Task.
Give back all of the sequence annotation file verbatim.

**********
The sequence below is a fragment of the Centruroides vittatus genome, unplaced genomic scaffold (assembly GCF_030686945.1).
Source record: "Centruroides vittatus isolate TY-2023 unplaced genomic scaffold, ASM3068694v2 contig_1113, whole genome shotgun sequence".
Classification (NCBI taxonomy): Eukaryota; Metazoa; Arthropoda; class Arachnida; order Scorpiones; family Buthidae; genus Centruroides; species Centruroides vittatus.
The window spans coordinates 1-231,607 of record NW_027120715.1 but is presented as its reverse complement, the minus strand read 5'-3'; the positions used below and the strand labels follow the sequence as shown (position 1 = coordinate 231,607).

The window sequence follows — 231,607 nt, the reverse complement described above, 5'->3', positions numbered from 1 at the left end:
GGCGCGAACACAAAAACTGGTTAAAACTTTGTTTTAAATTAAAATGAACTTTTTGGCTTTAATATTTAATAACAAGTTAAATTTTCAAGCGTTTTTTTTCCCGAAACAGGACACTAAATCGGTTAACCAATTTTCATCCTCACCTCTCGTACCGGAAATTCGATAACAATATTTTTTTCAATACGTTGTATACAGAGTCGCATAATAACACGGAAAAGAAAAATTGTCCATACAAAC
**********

The sequence below is a fragment of the Centruroides vittatus genome, unplaced genomic scaffold (assembly GCF_030686945.1).
Source record: "Centruroides vittatus isolate TY-2023 unplaced genomic scaffold, ASM3068694v2 contig_1113, whole genome shotgun sequence".
Classification (NCBI taxonomy): Eukaryota; Metazoa; Arthropoda; class Arachnida; order Scorpiones; family Buthidae; genus Centruroides; species Centruroides vittatus.
The window spans coordinates 1-231,607 of record NW_027120715.1 but is presented as its reverse complement, the minus strand read 5'-3'; the positions used below and the strand labels follow the sequence as shown (position 1 = coordinate 231,607).

The window sequence follows — 231,607 nt, the reverse complement described above, 5'->3', positions numbered from 1 at the left end:
GGCGCGAACACAAAAACTGGTTAAAACTTTGTTTTAAATTAAAATGAACTTTTTGGCTTTAATATTTAATAACAAGTTAAATTTTCAAGCGTTTTTTTTCCCGAAACAGGACACTAAATCGGTTAACCAATTTTCATCCTCACCTCTCGTACCGGAAATTCGATAACAATATTTTTTTCAATACGTTGTATACAGAGTCGCATAATAACACGGAAAAGAAAAATTGTCCATACAAAC